Giving President Trump credit for a careful cost-benefit analysis misses the details and implications of this decision.
When President Donald Trump announced his decision to withdraw the United States from the Paris Agreement, he used a humongous amount of false arguments and incorrect data. Numerous experts have debunked his speech and the underlying decision, and an unprecedented number of public and private sector leaders have criticised it. Notably, critics hail from the oil and finance industries, like ExxonMobil’s CEO Darren Woods. Goldman Sachs’ CEO Lloyd Blankfein used his first-ever tweet to deliver this message about a setback to leadership.
The blog post “Trump’s Climate Policy is based on Cost-Benefit Analysis” tries to plug the logical holes in Trump’s argumentation and to develop a stronger rational argument on behalf of the president. However, it overstates the costs of the Paris Agreement, draws the wrong conclusion about its benefits and ignores the risk of withdrawing from the first truly global climate policy institution.
First argument – costs
To establish the high costs that the Paris Agreement imposes on the U.S., author Professor Theo Vermaelen quotes a study that calculated a cost of 2.7 million jobs and US$3 trillion to the U.S. by 2040, and that President Trump referred to in his speech. Although he acknowledges that Paris Agreement supporters have discredited the authors for receiving funding from the oil industry, he does not mention that the main point of critique was not the funding, but the methodology. The authors assumed that the U.S. would be the only country that honours their commitments to reduce carbon emissions, while all other countries would ignore theirs. Of course, this results in a huge transition of carbon-heavy industries into less regulated jurisdictions. However, the reality is that other large emitters like China and India are already on track to exceeding their targets and the U.S. solar energy industry employs more people than the coal, oil and gas industries combined.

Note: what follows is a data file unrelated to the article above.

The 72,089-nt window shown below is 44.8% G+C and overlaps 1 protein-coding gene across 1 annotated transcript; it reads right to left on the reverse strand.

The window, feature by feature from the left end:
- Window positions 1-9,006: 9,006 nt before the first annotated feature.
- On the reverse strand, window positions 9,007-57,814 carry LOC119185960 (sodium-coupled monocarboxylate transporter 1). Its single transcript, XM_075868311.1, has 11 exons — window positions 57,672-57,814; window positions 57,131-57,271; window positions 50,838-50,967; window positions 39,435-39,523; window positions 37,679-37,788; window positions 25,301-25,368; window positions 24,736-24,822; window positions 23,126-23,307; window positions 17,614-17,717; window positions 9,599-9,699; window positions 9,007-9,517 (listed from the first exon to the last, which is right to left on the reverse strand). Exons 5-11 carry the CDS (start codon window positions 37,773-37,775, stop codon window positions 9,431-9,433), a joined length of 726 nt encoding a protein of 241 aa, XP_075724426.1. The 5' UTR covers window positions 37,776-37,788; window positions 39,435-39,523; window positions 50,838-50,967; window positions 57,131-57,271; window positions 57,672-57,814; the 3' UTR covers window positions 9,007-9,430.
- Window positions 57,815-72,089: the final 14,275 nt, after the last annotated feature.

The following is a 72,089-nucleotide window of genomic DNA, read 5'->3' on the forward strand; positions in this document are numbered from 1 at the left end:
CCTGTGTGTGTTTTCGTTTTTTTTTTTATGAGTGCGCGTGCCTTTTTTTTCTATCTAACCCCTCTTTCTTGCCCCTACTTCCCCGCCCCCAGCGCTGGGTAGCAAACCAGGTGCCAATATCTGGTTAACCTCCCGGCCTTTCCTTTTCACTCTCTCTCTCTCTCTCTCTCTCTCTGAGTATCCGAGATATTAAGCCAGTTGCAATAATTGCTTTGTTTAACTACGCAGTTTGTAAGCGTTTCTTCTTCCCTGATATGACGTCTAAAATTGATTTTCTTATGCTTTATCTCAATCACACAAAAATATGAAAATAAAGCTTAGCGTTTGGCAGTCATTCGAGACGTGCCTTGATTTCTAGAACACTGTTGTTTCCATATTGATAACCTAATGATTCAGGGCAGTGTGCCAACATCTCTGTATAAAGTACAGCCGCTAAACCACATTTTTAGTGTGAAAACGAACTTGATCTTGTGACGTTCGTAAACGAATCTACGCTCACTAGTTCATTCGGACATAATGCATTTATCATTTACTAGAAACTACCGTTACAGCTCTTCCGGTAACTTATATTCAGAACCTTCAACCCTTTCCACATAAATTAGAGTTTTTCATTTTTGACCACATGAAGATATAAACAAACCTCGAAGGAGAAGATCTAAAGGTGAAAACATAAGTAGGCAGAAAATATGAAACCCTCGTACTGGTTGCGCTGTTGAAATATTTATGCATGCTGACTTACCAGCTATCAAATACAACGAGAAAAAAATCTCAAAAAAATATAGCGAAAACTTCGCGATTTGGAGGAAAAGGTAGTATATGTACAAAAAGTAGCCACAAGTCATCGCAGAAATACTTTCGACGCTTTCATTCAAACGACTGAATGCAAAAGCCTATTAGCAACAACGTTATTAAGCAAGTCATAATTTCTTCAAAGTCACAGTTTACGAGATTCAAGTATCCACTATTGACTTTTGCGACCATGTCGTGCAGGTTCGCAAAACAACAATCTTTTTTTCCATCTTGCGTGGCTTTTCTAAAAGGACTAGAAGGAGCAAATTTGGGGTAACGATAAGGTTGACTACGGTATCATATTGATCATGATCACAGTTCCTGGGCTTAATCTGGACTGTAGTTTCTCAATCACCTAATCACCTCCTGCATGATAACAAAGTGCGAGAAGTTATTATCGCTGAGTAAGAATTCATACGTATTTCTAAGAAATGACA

Professor Vermaelen then mentions the Obama administration’s payment of US$3 billion to the Green Climate Fund (GCF) since its inception in 2010. To put those costs into perspective: This constitutes less than a third of the tax the U.S. government earned only in 2010 from ExxonMobil alone, and 0.01 percent of its total budget. This can hardly be labelled significant financial burden to the taxpayer.
The article then cites a comment from Professor Ottmar Edenhofer, former co-chair of the Intergovernmental Panel on Climate Change from a 2010 interview, in a way that creates the impression that climate policy is a big scam to change the world’s economic structure. The widely used, but questionable quote is:
“One has to free oneself from the illusion that international climate policy is environmental policy…We redistribute de facto the world’s wealth by climate policy.”
Whereas the original statement was (translation by author):
“First of all, we industrialised countries have expropriated the world [by emitting carbon dioxide and contributing to climate change]. But yes, we have to say: We are de facto redistributing global wealth. It is obvious that the owners of coal and oil won’t like that. One has to free oneself from the illusion that international climate policy is environmental policy. This has not much to do with [classic] environmental policy, with problems like forest dieback or the ozone depletion.”